InterBase (IB) is Borland/Codegear/Embarcadero’s “in-house” database engine, with a long and colourful history, the most of important part of which is probably the point where it was declared Open Source and a fork to Firebird (FB) was created. Both IB and FB are heavy-weight databases, with very full, complex component-sets in Delphi. Programmers now access either using FireDAC data-access components, but IBX and FibPlus components are also available.
Jason showed the components: IBDatabase, IBTransaction, IBTable, IBSQL (fast read-only unidirectional dataset), UpdateSQL (component for holding SQL statements), plus a whole page of useful service components. My main take-aways were the fact that IBTransaction is a critical part of the component structure, and manages / determines how data is actually retrieved / posted to the database, so “posting” data in a table-component does not actually persist it back to the database (unless the user sets up some properties for it to do so). The Transaction seems to be a key part of the richness and power of the IB environment, for example it is possible to create a Transaction with TransactionType = “SnapShot”, which holds an image of the database at the moment it was opened. The transaction-based architecture makes IB extremely robust.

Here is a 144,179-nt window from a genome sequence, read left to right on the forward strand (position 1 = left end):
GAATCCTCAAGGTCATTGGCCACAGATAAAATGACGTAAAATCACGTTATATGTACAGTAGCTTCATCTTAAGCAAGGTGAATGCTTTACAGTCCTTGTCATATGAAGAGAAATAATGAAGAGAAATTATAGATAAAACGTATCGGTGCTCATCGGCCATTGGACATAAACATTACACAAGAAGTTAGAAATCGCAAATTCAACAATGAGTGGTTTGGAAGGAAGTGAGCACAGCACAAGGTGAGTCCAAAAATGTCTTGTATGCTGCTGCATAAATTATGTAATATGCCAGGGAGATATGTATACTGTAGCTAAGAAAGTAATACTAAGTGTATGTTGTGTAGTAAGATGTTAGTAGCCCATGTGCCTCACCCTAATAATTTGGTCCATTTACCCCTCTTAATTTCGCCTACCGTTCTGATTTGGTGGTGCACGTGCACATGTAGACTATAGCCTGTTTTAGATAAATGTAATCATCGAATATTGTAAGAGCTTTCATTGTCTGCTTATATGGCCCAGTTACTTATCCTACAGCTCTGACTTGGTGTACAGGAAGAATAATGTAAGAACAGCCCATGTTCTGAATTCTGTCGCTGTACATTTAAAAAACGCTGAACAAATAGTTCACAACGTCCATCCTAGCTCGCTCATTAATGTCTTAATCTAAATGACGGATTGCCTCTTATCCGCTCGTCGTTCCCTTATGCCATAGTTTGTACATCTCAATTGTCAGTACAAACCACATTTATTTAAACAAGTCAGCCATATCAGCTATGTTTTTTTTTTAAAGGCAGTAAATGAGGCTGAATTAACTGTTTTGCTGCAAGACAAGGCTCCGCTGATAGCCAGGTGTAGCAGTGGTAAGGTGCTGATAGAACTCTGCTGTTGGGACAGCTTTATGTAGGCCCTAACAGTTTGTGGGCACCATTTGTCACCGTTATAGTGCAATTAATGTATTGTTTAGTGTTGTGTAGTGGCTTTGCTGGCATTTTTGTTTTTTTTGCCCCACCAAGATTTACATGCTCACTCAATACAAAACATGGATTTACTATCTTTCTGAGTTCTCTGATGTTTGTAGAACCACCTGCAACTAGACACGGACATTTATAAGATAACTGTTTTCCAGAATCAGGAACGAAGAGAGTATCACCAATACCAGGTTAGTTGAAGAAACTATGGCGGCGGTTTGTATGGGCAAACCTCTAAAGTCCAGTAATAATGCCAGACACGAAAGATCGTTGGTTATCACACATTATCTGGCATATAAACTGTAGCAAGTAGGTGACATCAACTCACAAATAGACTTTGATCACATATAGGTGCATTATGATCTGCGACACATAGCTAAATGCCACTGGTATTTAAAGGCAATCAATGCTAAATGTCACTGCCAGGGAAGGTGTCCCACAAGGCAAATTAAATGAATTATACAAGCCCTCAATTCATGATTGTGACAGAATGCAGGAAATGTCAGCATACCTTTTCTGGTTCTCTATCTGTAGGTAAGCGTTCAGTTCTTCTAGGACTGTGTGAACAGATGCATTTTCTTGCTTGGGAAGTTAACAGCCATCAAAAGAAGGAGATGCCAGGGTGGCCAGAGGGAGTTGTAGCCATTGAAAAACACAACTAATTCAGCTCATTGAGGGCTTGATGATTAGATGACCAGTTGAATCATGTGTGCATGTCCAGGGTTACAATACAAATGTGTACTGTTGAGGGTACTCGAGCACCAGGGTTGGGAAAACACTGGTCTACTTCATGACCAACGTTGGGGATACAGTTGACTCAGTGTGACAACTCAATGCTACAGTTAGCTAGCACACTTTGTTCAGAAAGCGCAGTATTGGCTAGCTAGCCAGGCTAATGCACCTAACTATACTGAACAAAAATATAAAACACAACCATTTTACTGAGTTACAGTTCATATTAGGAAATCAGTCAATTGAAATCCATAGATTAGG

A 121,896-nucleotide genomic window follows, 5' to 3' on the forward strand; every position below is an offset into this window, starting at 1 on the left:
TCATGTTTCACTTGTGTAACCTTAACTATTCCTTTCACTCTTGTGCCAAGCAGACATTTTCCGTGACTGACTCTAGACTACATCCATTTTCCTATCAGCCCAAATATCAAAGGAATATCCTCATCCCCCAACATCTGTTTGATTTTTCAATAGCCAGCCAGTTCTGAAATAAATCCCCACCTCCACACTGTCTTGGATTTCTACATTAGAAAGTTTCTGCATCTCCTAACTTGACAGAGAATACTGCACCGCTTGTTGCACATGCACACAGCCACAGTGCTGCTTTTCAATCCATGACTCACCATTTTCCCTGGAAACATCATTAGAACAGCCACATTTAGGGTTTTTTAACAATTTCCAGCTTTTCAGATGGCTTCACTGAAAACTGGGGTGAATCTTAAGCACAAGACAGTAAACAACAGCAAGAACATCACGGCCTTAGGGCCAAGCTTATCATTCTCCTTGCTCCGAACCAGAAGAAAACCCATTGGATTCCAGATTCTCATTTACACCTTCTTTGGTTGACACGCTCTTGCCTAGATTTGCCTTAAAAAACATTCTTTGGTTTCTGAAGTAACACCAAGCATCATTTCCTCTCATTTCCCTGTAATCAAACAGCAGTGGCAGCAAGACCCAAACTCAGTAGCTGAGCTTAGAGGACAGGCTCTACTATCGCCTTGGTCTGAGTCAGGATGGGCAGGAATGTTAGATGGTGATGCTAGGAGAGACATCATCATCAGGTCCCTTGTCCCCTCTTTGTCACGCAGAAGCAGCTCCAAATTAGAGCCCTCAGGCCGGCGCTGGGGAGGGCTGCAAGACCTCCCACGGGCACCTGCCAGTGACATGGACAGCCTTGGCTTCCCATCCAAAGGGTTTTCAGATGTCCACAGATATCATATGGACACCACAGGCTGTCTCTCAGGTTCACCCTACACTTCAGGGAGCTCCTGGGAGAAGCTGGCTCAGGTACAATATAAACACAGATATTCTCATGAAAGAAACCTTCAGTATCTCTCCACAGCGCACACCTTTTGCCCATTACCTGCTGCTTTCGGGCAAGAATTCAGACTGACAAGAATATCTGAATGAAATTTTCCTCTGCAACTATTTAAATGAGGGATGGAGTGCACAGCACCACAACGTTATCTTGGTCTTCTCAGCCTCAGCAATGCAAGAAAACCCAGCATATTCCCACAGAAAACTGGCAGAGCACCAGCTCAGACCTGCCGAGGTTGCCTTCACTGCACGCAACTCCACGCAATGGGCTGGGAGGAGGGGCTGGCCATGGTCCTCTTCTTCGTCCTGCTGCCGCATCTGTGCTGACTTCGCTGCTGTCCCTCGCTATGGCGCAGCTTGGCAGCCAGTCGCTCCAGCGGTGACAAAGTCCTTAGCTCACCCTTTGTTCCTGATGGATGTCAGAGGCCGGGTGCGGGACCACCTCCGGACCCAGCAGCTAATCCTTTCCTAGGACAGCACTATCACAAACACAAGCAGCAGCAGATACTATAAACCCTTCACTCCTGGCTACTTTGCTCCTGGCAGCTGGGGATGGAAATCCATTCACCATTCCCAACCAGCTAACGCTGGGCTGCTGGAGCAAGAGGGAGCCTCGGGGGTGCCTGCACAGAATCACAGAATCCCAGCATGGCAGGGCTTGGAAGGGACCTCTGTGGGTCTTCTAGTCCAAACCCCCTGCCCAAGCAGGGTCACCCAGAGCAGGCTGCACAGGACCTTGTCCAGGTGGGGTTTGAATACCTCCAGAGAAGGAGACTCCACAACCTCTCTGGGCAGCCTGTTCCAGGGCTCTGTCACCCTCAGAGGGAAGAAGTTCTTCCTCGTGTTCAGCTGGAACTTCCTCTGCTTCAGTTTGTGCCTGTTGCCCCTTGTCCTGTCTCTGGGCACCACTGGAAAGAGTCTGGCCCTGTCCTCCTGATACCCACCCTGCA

Deployment is easy: Just put gds32.dll in the Exe’s folder.
Gotchas: It is painfully easy to have multiple instances of gds32.dll running, and note that they can all run on different Ports. As it can run as an Application or Service, it is also possible to “see” 2 instances running, but for there to be a third (or even forth) lurking. Jason has regularly had to “spring clean” client’s IB set up to clear up issues of multiple instances of gds32.dll, but if you know about it this is easy to fix.
Jason showed a simple minimal data Application, with a grid-view and edit-window, and showed how to connect and post data. There was a lot of discussion about FireDAC v. other options for data-access.

Nugget: Automating Google lookups – Mark Jacobs

Mark Jacobs showed his “Random Word” web-page –
This picks a random word from a list of several hundreds of thousands of words, and allows the user to jump to a randomly chosen web-page based on the word.
It is a fun, silly and interesting web-page.
The talk showed how Mark packages up a URL sending a request for web-pages to Google, and how he then parses Google’s result. This was very eye-opening, as it showed just how much work Google put into sending back not just simple web-links but much more complex search-URLs which help them with tracking, advertising and managing user’s web-experience. Mark has done a lot of work “converting” the result from Google into much plainer HTML to get around this. In a number of cases this involved search and replace of the Google response, so that HTML keywords were replaced with meaningless text.
A valuable Nugget was the fact that adding: “&tbm=isch&tbn=large” to the end of his Google-search circumvented it from making a Cookies Request with every search.
Mark also showed how when his site was PHP generated he had become a target for hackers, who were able to pass dodgy URLs to his site and trigger security warnings. This has lead him to remove PHP from his server.